Summer vacation is winding to a close, but when we found this beach cottage on Saint Simons Island, Georgia, we knew we could always start thinking about next summer.
We don’t often hear about the gorgeous properties located in Georgia’s East Coast, but for folks looking for a beach home without the crowds, Realtors in the know will frequently point them in that direction.
Although Tybee Island and Jekyll Island tend to be more well-known, Saint Simons has a lot to offer — marshlands, waterways, beaches, shopping, golfing, fishing, kayaking, and dolphin watching can easily fill summer days. (more…)
Every Sunday for a year, we’ve looked at some incredible historical shelters, but this week we hop the pond to England to take in a stunning church conversion.
Listed by Mount and Minster, this church is located in the village of Cold Hanworth, and was built in 1861. Originally All Saints Church, it was built by J Croft of Islington for Commodore Peter Cracroft, and also served as a memorial for his late father.
It’s not uncommon to find a midcentury modern, Frank Lloyd Wright-inspired home that embraces nature — after all, that was pretty much Wright’s forte. And this week’s historical shelter definitely embraces that yen for nature the famous architect’s work inspires.
And even better, it belongs to a SecondShelters.com reader. Pat Wood wrote us this month to tell us about her home — Kittatinny Manor, located along Eastern Pennsylvania’s Kittatinny Ridge, which is part of the Appalachian mountain range.
“Our home is a Frank Lloyd Wright-influenced, environmental, and eco-friendly poured concrete home on 15 wooded Clean and Green acres,” Wood said. “This is a nature lover’s paradise or for someone looking for some seclusion.”
Once a stagecoach stop between Concord, New Hampshire, and Hanover, Mink Pond Farm has a rich history of making travelers feel welcome — and as the current owners list the house, they think the next owners could return the spacious home to its original, hospitable roots.
Built in 1850 in Wilmot, New Hampshire, the home has maintained its period charm while still offering all the upgrades of 21st-century living.
The Isaac Heffron House, a two-story Victorian in the East End Historic District of Galveston, has seen a lot since it was built in 1890 — thanks in part to the occupants who called it home over the years.
Isaac Heffron immigrated to the U.S. from Wales and settled in Galveston in 1860. He worked on the docks, making his way eventually to a career in construction, winning bids with the city of Galveston for a railroad and trestle bridge that connected the city to LaPorte.(more…)
Craig Ellwood wasn’t always Craig Ellwood, but the Clarendon, Texas, native became renown under that moniker as he made a name as a premiere modernist architect. His homes, often considered works of art (and rightly so), are perfect blends of spare, midcentury German Bauhaus architecture and the more informal California sensibilities of the state he called home longer than the Lone Star State.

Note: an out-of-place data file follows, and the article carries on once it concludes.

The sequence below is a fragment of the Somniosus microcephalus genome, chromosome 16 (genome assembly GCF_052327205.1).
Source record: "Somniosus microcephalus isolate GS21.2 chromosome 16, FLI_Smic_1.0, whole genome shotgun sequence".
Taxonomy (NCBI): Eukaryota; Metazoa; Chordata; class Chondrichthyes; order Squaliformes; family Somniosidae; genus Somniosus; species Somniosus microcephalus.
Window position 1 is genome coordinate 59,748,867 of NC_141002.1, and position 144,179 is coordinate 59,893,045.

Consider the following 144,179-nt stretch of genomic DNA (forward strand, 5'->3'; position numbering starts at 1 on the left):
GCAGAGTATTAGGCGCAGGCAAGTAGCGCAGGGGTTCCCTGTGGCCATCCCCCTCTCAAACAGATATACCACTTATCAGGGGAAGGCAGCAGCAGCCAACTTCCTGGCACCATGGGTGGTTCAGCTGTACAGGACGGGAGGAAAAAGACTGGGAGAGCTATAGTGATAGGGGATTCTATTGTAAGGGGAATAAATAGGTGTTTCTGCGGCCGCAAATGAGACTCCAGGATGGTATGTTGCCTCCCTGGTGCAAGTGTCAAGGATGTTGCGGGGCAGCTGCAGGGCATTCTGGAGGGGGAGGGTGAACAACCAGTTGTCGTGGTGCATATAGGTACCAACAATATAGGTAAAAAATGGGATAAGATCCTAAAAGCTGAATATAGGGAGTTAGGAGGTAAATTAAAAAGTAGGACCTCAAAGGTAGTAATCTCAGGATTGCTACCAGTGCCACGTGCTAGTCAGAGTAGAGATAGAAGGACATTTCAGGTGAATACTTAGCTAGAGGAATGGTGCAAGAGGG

Born John Burke in 1922, his family left Texas and found themselves in Los Angeles by the mid-1930s. After joining the Army Air Corps in the forties, he, his brother, and two friends set up shop as contractors under the name Craig Ellwood. Not long after, Burke changed his name to Craig Ellwood, and began night classes in structural engineering.
He opened his own firm, and began to make a name for himself. Despite never having a license as an architect, he was a sought-after guest lecturer and continued to create residential and commercial masterpieces until he closed his shop in 1977 and moved to Italy. He died in 1992.
One of those masterpieces is The Smith House in Los Angeles. Built in 1958, it was restored this year under American Institute of Architects fellow (and former Ellwood associate) Jim Tyler’s guidance. It is now on the market.(more…)
Frank Lloyd Wright’s Coonley House: Second Floor Living Room (Main House)
Exploring the history of a 100-year-old house is interesting. Exploring the history of a 105-year-old Frank Lloyd Wright structure leaves “interesting” in the rearview mirror. To begin, Avery Coonley and Queene Ferry-Coonley were both heirs to fortunes, but it was Mrs. Coonley who purchased the 10-acre parcel in Riverside, Illinois, and engaged Wright as architect. Mr. Coonley was said to have been interested in a Georgian-Colonial house. That the estate is called the Avery Coonley House, instead of the Queene Coonley House, reflects the woman’s subordinate role of the era.
The house is actually an estate comprising several buildings totaling over 9,000 square feet. Flashing forward for a second, it’s important to understand that in 1952 the property was in the crosshairs of developer Arnold Skow who wanted to demolish the property and put up 14 ranch homes. A deal was reached to split the main residence in half with a firewall and sell off the gardener’s cottage, stable and playhouse as separate residences. Compared to Wright’s brilliance, the resulting ranch homes have all the majesty of a Taco Bell next to Versailles (one is currently for sale).
Two of Wright’s original compound are currently on the market.
For $350,000 and some elbow grease, someone is going to snag this bed-and-breakfast ready historical shelter on the way to Toledo Bend Lake in Shelbyville, Texas. It’s just a matter of when, and who, not if.
The Bickham House, now on the state registry of historic homes, was built around 1885 after the original home (built in 1850) was razed by fire. The builder, Frederick Lee Bickham, was the stepson of longtime Shelbyville resident J.M. Crawford.
By 1972, the land and the homes on it had passed to N.O. Thomas, Jr., who restored the main home and renamed the historical shelter “Welcome Hall.”